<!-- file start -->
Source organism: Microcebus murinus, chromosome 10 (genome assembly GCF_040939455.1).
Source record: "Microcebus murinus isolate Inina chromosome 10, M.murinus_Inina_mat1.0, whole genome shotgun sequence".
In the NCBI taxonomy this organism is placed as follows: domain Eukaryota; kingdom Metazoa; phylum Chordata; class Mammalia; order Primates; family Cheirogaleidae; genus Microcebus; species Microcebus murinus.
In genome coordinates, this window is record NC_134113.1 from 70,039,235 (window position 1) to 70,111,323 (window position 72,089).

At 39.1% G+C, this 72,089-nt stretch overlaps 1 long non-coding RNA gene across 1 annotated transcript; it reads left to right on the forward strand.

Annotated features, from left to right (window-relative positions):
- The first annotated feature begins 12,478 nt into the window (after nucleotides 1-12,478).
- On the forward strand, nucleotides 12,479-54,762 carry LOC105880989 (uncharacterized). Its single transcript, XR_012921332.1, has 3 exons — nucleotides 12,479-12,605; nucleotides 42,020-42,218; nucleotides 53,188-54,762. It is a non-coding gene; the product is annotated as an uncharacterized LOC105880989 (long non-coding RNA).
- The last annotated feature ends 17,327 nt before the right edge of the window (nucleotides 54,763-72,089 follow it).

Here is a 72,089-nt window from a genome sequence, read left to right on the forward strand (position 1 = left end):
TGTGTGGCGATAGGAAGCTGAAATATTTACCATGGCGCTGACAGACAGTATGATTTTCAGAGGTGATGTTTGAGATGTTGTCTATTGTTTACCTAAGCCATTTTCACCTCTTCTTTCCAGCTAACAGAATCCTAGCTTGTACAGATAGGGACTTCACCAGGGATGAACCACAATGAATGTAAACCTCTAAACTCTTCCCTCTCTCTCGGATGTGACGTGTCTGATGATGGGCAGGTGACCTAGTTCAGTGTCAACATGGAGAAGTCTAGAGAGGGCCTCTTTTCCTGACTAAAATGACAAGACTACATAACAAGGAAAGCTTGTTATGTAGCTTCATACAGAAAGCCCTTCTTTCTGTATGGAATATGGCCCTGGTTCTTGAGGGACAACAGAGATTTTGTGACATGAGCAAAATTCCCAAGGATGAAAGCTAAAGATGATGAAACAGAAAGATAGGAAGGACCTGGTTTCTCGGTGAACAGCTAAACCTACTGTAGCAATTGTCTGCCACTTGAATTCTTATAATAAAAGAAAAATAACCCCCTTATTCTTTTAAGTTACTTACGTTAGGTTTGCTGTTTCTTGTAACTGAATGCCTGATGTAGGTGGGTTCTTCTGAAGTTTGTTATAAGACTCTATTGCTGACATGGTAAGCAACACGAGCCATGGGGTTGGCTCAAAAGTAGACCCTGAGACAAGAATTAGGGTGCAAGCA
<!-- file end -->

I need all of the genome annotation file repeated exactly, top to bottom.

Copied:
Source organism: Microcebus murinus, chromosome 10 (genome assembly GCF_040939455.1).
Source record: "Microcebus murinus isolate Inina chromosome 10, M.murinus_Inina_mat1.0, whole genome shotgun sequence".
In the NCBI taxonomy this organism is placed as follows: domain Eukaryota; kingdom Metazoa; phylum Chordata; class Mammalia; order Primates; family Cheirogaleidae; genus Microcebus; species Microcebus murinus.
In genome coordinates, this window is record NC_134113.1 from 70,039,235 (window position 1) to 70,111,323 (window position 72,089).

At 39.1% G+C, this 72,089-nt stretch overlaps 1 long non-coding RNA gene across 1 annotated transcript; it reads left to right on the forward strand.

Annotated features, from left to right (window-relative positions):
- The first annotated feature begins 12,478 nt into the window (after nucleotides 1-12,478).
- On the forward strand, nucleotides 12,479-54,762 carry LOC105880989 (uncharacterized). Its single transcript, XR_012921332.1, has 3 exons — nucleotides 12,479-12,605; nucleotides 42,020-42,218; nucleotides 53,188-54,762. It is a non-coding gene; the product is annotated as an uncharacterized LOC105880989 (long non-coding RNA).
- The last annotated feature ends 17,327 nt before the right edge of the window (nucleotides 54,763-72,089 follow it).

Here is a 72,089-nt window from a genome sequence, read left to right on the forward strand (position 1 = left end):
TGTGTGGCGATAGGAAGCTGAAATATTTACCATGGCGCTGACAGACAGTATGATTTTCAGAGGTGATGTTTGAGATGTTGTCTATTGTTTACCTAAGCCATTTTCACCTCTTCTTTCCAGCTAACAGAATCCTAGCTTGTACAGATAGGGACTTCACCAGGGATGAACCACAATGAATGTAAACCTCTAAACTCTTCCCTCTCTCTCGGATGTGACGTGTCTGATGATGGGCAGGTGACCTAGTTCAGTGTCAACATGGAGAAGTCTAGAGAGGGCCTCTTTTCCTGACTAAAATGACAAGACTACATAACAAGGAAAGCTTGTTATGTAGCTTCATACAGAAAGCCCTTCTTTCTGTATGGAATATGGCCCTGGTTCTTGAGGGACAACAGAGATTTTGTGACATGAGCAAAATTCCCAAGGATGAAAGCTAAAGATGATGAAACAGAAAGATAGGAAGGACCTGGTTTCTCGGTGAACAGCTAAACCTACTGTAGCAATTGTCTGCCACTTGAATTCTTATAATAAAAGAAAAATAACCCCCTTATTCTTTTAAGTTACTTACGTTAGGTTTGCTGTTTCTTGTAACTGAATGCCTGATGTAGGTGGGTTCTTCTGAAGTTTGTTATAAGACTCTATTGCTGACATGGTAAGCAACACGAGCCATGGGGTTGGCTCAAAAGTAGACCCTGAGACAAGAATTAGGGTGCAAGCA